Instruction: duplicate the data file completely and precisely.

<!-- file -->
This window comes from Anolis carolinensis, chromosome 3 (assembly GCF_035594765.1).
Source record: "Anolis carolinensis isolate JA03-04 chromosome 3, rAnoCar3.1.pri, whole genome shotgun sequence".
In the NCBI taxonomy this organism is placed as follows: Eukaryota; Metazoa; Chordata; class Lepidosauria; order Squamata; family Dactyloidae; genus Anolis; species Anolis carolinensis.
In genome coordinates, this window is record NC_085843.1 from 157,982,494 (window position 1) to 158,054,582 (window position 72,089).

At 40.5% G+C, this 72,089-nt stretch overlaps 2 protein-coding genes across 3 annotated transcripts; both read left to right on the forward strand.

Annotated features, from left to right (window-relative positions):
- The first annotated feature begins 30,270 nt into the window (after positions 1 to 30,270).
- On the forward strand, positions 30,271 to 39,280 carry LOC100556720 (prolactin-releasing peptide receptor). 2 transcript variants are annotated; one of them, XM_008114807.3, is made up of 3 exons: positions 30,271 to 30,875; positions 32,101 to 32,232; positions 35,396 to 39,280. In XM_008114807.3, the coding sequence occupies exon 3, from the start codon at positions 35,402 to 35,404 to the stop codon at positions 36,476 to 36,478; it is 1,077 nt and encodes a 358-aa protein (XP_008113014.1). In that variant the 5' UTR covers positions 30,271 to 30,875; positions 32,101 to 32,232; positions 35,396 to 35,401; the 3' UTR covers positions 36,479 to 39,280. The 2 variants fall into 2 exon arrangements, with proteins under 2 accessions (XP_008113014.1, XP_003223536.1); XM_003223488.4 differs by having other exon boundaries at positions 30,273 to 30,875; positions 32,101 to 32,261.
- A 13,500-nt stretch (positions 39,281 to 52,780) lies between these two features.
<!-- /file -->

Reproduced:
This window comes from Anolis carolinensis, chromosome 3 (assembly GCF_035594765.1).
Source record: "Anolis carolinensis isolate JA03-04 chromosome 3, rAnoCar3.1.pri, whole genome shotgun sequence".
In the NCBI taxonomy this organism is placed as follows: Eukaryota; Metazoa; Chordata; class Lepidosauria; order Squamata; family Dactyloidae; genus Anolis; species Anolis carolinensis.
In genome coordinates, this window is record NC_085843.1 from 157,982,494 (window position 1) to 158,054,582 (window position 72,089).

At 40.5% G+C, this 72,089-nt stretch overlaps 2 protein-coding genes across 3 annotated transcripts; both read left to right on the forward strand.

Annotated features, from left to right (window-relative positions):
- The first annotated feature begins 30,270 nt into the window (after positions 1 to 30,270).
- On the forward strand, positions 30,271 to 39,280 carry LOC100556720 (prolactin-releasing peptide receptor). 2 transcript variants are annotated; one of them, XM_008114807.3, is made up of 3 exons: positions 30,271 to 30,875; positions 32,101 to 32,232; positions 35,396 to 39,280. In XM_008114807.3, the coding sequence occupies exon 3, from the start codon at positions 35,402 to 35,404 to the stop codon at positions 36,476 to 36,478; it is 1,077 nt and encodes a 358-aa protein (XP_008113014.1). In that variant the 5' UTR covers positions 30,271 to 30,875; positions 32,101 to 32,232; positions 35,396 to 35,401; the 3' UTR covers positions 36,479 to 39,280. The 2 variants fall into 2 exon arrangements, with proteins under 2 accessions (XP_008113014.1, XP_003223536.1); XM_003223488.4 differs by having other exon boundaries at positions 30,273 to 30,875; positions 32,101 to 32,261.
- A 13,500-nt stretch (positions 39,281 to 52,780) lies between these two features.